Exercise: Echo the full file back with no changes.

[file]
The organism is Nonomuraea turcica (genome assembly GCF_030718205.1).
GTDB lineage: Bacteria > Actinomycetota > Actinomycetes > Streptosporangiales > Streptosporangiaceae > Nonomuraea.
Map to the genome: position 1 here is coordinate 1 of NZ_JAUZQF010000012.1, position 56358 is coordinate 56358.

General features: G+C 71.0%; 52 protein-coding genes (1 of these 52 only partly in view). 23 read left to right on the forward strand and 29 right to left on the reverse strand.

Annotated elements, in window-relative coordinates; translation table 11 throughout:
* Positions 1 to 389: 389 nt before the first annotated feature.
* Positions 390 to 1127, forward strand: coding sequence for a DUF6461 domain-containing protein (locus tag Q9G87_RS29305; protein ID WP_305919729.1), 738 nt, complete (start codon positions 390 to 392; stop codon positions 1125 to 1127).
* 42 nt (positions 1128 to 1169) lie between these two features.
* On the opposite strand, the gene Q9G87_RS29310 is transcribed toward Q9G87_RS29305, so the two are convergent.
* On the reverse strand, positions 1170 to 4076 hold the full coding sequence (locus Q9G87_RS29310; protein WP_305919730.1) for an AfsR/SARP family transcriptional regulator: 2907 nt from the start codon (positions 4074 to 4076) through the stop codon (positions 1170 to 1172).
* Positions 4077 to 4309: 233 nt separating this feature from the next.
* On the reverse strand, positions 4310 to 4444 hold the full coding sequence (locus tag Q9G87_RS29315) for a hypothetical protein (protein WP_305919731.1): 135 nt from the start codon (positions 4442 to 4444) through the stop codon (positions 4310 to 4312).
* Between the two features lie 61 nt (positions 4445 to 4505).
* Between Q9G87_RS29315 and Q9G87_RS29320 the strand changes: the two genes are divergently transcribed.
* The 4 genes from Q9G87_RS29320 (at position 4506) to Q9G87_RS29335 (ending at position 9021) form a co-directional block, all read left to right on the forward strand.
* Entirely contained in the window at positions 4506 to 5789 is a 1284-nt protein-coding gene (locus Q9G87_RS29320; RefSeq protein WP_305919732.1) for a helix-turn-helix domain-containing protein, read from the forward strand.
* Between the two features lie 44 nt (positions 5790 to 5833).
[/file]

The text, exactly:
The organism is Nonomuraea turcica (genome assembly GCF_030718205.1).
GTDB lineage: Bacteria > Actinomycetota > Actinomycetes > Streptosporangiales > Streptosporangiaceae > Nonomuraea.
Map to the genome: position 1 here is coordinate 1 of NZ_JAUZQF010000012.1, position 56358 is coordinate 56358.

General features: G+C 71.0%; 52 protein-coding genes (1 of these 52 only partly in view). 23 read left to right on the forward strand and 29 right to left on the reverse strand.

Annotated elements, in window-relative coordinates; translation table 11 throughout:
* Positions 1 to 389: 389 nt before the first annotated feature.
* Positions 390 to 1127, forward strand: coding sequence for a DUF6461 domain-containing protein (locus tag Q9G87_RS29305; protein ID WP_305919729.1), 738 nt, complete (start codon positions 390 to 392; stop codon positions 1125 to 1127).
* 42 nt (positions 1128 to 1169) lie between these two features.
* On the opposite strand, the gene Q9G87_RS29310 is transcribed toward Q9G87_RS29305, so the two are convergent.
* On the reverse strand, positions 1170 to 4076 hold the full coding sequence (locus Q9G87_RS29310; protein WP_305919730.1) for an AfsR/SARP family transcriptional regulator: 2907 nt from the start codon (positions 4074 to 4076) through the stop codon (positions 1170 to 1172).
* Positions 4077 to 4309: 233 nt separating this feature from the next.
* On the reverse strand, positions 4310 to 4444 hold the full coding sequence (locus tag Q9G87_RS29315) for a hypothetical protein (protein WP_305919731.1): 135 nt from the start codon (positions 4442 to 4444) through the stop codon (positions 4310 to 4312).
* Between the two features lie 61 nt (positions 4445 to 4505).
* Between Q9G87_RS29315 and Q9G87_RS29320 the strand changes: the two genes are divergently transcribed.
* The 4 genes from Q9G87_RS29320 (at position 4506) to Q9G87_RS29335 (ending at position 9021) form a co-directional block, all read left to right on the forward strand.
* Entirely contained in the window at positions 4506 to 5789 is a 1284-nt protein-coding gene (locus Q9G87_RS29320; RefSeq protein WP_305919732.1) for a helix-turn-helix domain-containing protein, read from the forward strand.
* Between the two features lie 44 nt (positions 5790 to 5833).